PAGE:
Hindustan Petroleum Corporation Ltd (HPCL) on Saturday reported its highest ever quarterly net loss of Rs 10,196.94 crore in the June quarter as a freeze on petrol and diesel price revision wiped away record refining margins.
A standalone net loss of Rs 10,196.94 crore during April-June compares with a net profit of Rs 1,795 crore in the same period a year back, according to a company’s filing with the stock exchanges.
During the quarter, HPCL and other state-owned fuel retailers Indian Oil Corporation (IOC) and Bharat Petroleum Corporation Ltd (BPCL) did not revise petrol and diesel prices in line with rising costs to help the government contain runaway inflation.
The basket of crude oil India imports averaged USD 109 per barrel but the retail pump rates were aligned to about USD 85-86 a barrel cost.
Because of the freeze, IOC too reported a net loss of Rs 1,992.53 crore for the June quarter.
Loss for IOC, which is nearly double the size of HPCL, was smaller as it had vast oil refining and petrochemical businesses to offset some of the losses on fuel marketing. HPCL on the other hand sells more fuel than it produces. To meet nearly one-fourth of the market that it controls, it has to buy petrol, diesel and LPG from refineries, who would sell the fuel at market price and not subsidised rates.
HPCL revenue from the sale of products soared to Rs 1.21 lakh crore in the first quarter of the current fiscal year that began on April 1 from Rs 77,308.53 crore a year back. This is mostly because of higher international oil prices.
This is the biggest quarterly loss that HPCL has ever incurred.
These losses negated record refining margins. HPCL earned USD 16.69 on turning every barrel of crude oil into fuel at the refinery gate as opposed to a gross refining margin (GRM) of USD 3.31 per barrel in April-June 2021.
“During the current quarter, due to erosion in the marketing margins on motor fuels and LPG, the profitability is adversely impacted,” the firm said in notes to its accounts.
HPCL also incurred a Rs 945.40 crore foreign exchange loss due to fluctuations in the exchange rate.
While the government has maintained that oil companies are free to revise retail prices, the three state-owned firms haven’t explained the reasons for freezing the rates.
Typically, oil companies calculate a refinery gate price based on import parity rates. But if the marketing division sells it at prices less than import parity, losses are booked.
HPCL reported a pre-tax loss of Rs 13,496.66 crore on petroleum product sales in April-June compared to a profit of Rs 2,381.53 crore in the year-ago period. It had a pre-tax profit of Rs 2,261.67 crore in the preceding (January-March 2022) quarter.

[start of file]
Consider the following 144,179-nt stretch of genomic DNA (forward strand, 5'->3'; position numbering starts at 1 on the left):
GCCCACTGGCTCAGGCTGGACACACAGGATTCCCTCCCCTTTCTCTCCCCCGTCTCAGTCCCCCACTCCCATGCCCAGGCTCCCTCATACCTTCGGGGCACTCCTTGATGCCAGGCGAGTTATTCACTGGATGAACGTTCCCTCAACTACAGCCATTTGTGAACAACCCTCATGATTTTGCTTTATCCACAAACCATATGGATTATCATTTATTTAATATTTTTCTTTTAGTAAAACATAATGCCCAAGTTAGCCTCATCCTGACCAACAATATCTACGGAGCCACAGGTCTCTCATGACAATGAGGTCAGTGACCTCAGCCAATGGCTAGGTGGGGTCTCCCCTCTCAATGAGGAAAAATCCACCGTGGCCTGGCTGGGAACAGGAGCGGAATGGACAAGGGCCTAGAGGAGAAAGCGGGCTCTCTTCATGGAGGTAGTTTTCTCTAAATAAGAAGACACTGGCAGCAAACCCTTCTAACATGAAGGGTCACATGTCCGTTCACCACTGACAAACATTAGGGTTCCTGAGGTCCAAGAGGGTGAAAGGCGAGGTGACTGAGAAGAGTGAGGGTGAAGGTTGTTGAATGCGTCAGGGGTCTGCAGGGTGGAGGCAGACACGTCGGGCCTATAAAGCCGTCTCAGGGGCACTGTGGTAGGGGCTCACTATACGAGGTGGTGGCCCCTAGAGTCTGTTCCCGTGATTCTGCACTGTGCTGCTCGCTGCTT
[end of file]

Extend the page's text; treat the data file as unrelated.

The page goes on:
The loss was despite fuel sales rising to 1.45 million tonnes in the June quarter from 8.45 million tonnes a year back. Its refineries converted 4.81 million tonnes of crude oil into fuel, almost double of 2.51 million tonnes in April-June 2021.
State fuel retailers are supposed to align rates with an international cost every day. But they have periodically frozen prices before crucial elections.
IOC, BPCL and HPCL stopped revising rates ahead of assembly elections in states like Uttar Pradesh. That 137-day freeze ended in late March with prices being raised by Rs 10 per litre each before another round of freeze came in force in early April.
This is despite international oil prices soaring to multi-year high on supply concerns following Russia’s invasion of Ukraine.
The government in May cut excise duty on petrol and diesel which was passed on to consumers instead of being used to square off mounting losses on the two fuel sales.
The current freeze on petrol and diesel prices, excluding the reduction due to a cut in excise duty, is now 122 days long.
Last month, ICICI Securities in a report stated that IOC, BPCL and HPCL sold petrol and diesel at a loss of Rs 12-14 per litre, completely offsetting the strong refining performance during the quarter.
Later, in a statement HPCL said, “Exceptionally high input costs and margin erosion on motor fuels and LPG has impacted the profitability, resulting in net loss.” It said Mumbai refinery has stabilized at the expanded capacity of 9.5 million tonnes per annum and it operated at 102 per cent of the enhanced capacity during April-June 2022.
During April-June 2022, HPCL invested Rs 2,809 crores towards upgradation of refinery/marketing infrastructure including equity investment in its joint ventures and subsidiaries.
Expansion of the Vizag refinery from 8.3 million tonnes to 15 million tonnes is an advanced stage of completion, it said.
HPCL set up CNG refueling facilities at 52 petrol pumps during Q1, taking the total number of retail outlets with CNG facilities to 1,139. Electric Vehicle (EV) charging facilities at 34 petrol pumps were set up to take the retail outlets with EV charging facility to 1,045. PTI ANZ MR
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